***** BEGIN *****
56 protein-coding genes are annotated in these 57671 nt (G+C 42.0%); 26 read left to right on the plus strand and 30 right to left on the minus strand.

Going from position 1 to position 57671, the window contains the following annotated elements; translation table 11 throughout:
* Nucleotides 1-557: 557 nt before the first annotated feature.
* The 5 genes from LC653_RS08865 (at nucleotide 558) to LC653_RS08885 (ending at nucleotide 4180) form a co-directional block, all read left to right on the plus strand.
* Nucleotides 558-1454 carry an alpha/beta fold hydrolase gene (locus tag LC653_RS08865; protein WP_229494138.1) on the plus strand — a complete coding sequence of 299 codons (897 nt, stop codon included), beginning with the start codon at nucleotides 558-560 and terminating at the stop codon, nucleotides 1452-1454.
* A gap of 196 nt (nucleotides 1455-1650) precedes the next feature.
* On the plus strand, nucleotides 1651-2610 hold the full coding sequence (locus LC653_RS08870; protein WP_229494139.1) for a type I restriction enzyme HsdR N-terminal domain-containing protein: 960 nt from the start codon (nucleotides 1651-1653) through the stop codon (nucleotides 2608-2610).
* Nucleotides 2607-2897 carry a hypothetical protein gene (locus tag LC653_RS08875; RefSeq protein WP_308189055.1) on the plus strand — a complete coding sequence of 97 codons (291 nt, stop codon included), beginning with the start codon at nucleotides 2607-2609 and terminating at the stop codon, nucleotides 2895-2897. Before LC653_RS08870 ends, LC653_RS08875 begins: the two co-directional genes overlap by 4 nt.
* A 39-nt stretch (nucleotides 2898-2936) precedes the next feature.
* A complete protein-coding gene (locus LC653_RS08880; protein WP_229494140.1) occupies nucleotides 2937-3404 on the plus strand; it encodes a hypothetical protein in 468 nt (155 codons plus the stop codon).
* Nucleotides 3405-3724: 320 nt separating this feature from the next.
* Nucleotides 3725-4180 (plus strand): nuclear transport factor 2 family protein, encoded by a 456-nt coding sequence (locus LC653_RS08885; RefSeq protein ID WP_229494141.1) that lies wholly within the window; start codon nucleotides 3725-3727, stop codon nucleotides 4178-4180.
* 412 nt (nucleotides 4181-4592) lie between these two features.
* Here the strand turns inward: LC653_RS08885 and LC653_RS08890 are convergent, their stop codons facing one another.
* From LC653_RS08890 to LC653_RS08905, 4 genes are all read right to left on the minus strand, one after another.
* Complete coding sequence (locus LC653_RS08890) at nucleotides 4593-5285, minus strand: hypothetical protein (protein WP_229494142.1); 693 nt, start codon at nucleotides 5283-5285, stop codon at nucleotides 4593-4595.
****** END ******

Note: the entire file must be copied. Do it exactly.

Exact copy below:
56 protein-coding genes are annotated in these 57671 nt (G+C 42.0%); 26 read left to right on the plus strand and 30 right to left on the minus strand.

Going from position 1 to position 57671, the window contains the following annotated elements; translation table 11 throughout:
* Nucleotides 1-557: 557 nt before the first annotated feature.
* The 5 genes from LC653_RS08865 (at nucleotide 558) to LC653_RS08885 (ending at nucleotide 4180) form a co-directional block, all read left to right on the plus strand.
* Nucleotides 558-1454 carry an alpha/beta fold hydrolase gene (locus tag LC653_RS08865; protein WP_229494138.1) on the plus strand — a complete coding sequence of 299 codons (897 nt, stop codon included), beginning with the start codon at nucleotides 558-560 and terminating at the stop codon, nucleotides 1452-1454.
* A gap of 196 nt (nucleotides 1455-1650) precedes the next feature.
* On the plus strand, nucleotides 1651-2610 hold the full coding sequence (locus LC653_RS08870; protein WP_229494139.1) for a type I restriction enzyme HsdR N-terminal domain-containing protein: 960 nt from the start codon (nucleotides 1651-1653) through the stop codon (nucleotides 2608-2610).
* Nucleotides 2607-2897 carry a hypothetical protein gene (locus tag LC653_RS08875; RefSeq protein WP_308189055.1) on the plus strand — a complete coding sequence of 97 codons (291 nt, stop codon included), beginning with the start codon at nucleotides 2607-2609 and terminating at the stop codon, nucleotides 2895-2897. Before LC653_RS08870 ends, LC653_RS08875 begins: the two co-directional genes overlap by 4 nt.
* A 39-nt stretch (nucleotides 2898-2936) precedes the next feature.
* A complete protein-coding gene (locus LC653_RS08880; protein WP_229494140.1) occupies nucleotides 2937-3404 on the plus strand; it encodes a hypothetical protein in 468 nt (155 codons plus the stop codon).
* Nucleotides 3405-3724: 320 nt separating this feature from the next.
* Nucleotides 3725-4180 (plus strand): nuclear transport factor 2 family protein, encoded by a 456-nt coding sequence (locus LC653_RS08885; RefSeq protein ID WP_229494141.1) that lies wholly within the window; start codon nucleotides 3725-3727, stop codon nucleotides 4178-4180.
* 412 nt (nucleotides 4181-4592) lie between these two features.
* Here the strand turns inward: LC653_RS08885 and LC653_RS08890 are convergent, their stop codons facing one another.
* From LC653_RS08890 to LC653_RS08905, 4 genes are all read right to left on the minus strand, one after another.
* Complete coding sequence (locus LC653_RS08890) at nucleotides 4593-5285, minus strand: hypothetical protein (protein WP_229494142.1); 693 nt, start codon at nucleotides 5283-5285, stop codon at nucleotides 4593-4595.